A Modular Thumbstick Extension for Gamers with Disabilities

Hackaday alum [Caleb Kraft] has been busy working on control modifications for gamers with disabilities. His latest release is a modular system of thumbstick extensions for the Xbox 360 and Xbox One. Since starting The Controller Project, one of [Caleb’s] goals has been to create a system to facilitate the use of analog thumbsticks. Now that he has a few controller mods under his belt, [Caleb] decided to attack the problem head on. Rather than print a custom adapter for each gamer, he’s created a set of 3D printed extensions which can be mixed and matched to produce the perfect controller mod.

The base fits perfectly over the Xbox thumbstick. The fit is tight enough to stand up to some serious gaming, but can be easily removed with no permanent change to the controller. Extensions stack on top of the base to build up a large easy to grasp stick. There are straight and angled extensions to accommodate specific disabilities. The stick can be capped off with a rounded tip or an easy to grip knob. The exertions are designed to fit together loosely for testing. Once the gamer finds a perfect stack of extensions, a bit of glue locks everything together.

The best part is that [Caleb] has released the files for the entire system. 3D printers are becoming common enough that nearly everyone has access to a printer, or knows someone who does.  Click past the break to see [Caleb] demonstrate the modular thumbstick extension system!

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Hackaday Links: October 6, 2013


The iBeacon has been all over the interwebs lately. Here’s a riff on the Arduino Pro MIni that adds a BLE module. It can be used to make an iBeacon clone. You can also hack a VTag keyfinder to operate in much the same way.

Remember that post about pulling a QR Code generator into Google Docs? One could argue that the best use of this functionality is to add labels to your parts storage that lead back to the product page for the component. [Thanks Nicholas]

[Michael] wrote in to share his crowd funding campaign. He is a school teacher and wants to publish a detective story that gets kids excited about STEM.

Our own [James Hobson] made the first cut to be [Adam Savage’s] new assistant. He’s the [TheHacksmith] (read our staff page if you don’t believe us) and is the third entry featured in this vignette. Apparently they’ve got something against Canadians because they say he’s ineligible due to his nationality!?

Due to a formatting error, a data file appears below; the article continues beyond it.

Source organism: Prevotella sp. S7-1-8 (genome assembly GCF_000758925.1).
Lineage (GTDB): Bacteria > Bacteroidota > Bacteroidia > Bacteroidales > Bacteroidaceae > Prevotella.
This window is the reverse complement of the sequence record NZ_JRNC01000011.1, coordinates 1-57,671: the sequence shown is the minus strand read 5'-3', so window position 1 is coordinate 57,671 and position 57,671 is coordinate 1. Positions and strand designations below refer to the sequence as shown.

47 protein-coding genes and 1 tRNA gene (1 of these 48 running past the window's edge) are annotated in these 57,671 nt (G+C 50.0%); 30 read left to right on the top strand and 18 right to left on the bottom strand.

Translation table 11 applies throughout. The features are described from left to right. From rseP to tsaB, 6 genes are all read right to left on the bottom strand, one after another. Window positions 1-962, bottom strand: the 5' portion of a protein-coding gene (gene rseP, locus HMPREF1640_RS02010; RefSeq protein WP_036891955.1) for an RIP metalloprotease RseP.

If you’ve ever been confused about the features of different Xbee modules this comparison chart may be of assistance.

A couple of weeks ago we learned about a contest put on by TheControllerProject. [TouchStone936] gets credit for quick, easy, and functional. His solution to making shoulder buttons more accessible includes hot-glue, a golf tee, and a binder clip. Pretty clever!

Wanting a better color of backlight for his eReader, [Vivek Gani] cracked it open and applied Kapton Tape as a gel to soften the hue.

And finally something very silly. If you put a strong enough prop on the front, you can get just about anything to fly. This instance involves a flying pizza box which to us looks particularly un-flight-worthy. [via Gizmodo]

Thecontrollerproject’s first contest, with prizes


One of [Caleb]’s side projects before he left us was TheControllerProject, a place for controller and console modders to hook up with gamers with disabilities. Things must be hopping over there, because [Caleb] just announced his first contest, with prizes, even.

The goal of this contest is to make the trigger buttons on XBox and PS3 controllers able to be controlled from the top of the controller. This is a huge problem for gamers with disabilities, and no open system currently exists to solve this problem. If you can make some sort of mechanical device to turn shoulder-mounted buttons into top-mounted actuators, just host it somewhere and win a prize.

The prizes are an iFixit toolkit and magnetic mat. The first five people to send in a solution to the shoulder mounted button problem get this prize. Originally, [Caleb] thought about tearing apart these controllers and soldering extra buttons, but a snap-on mechanical solution is much easier to install.

If you design a solution to this problem, send it in (but send it to [Caleb] first!) and we’ll probably feature it too.

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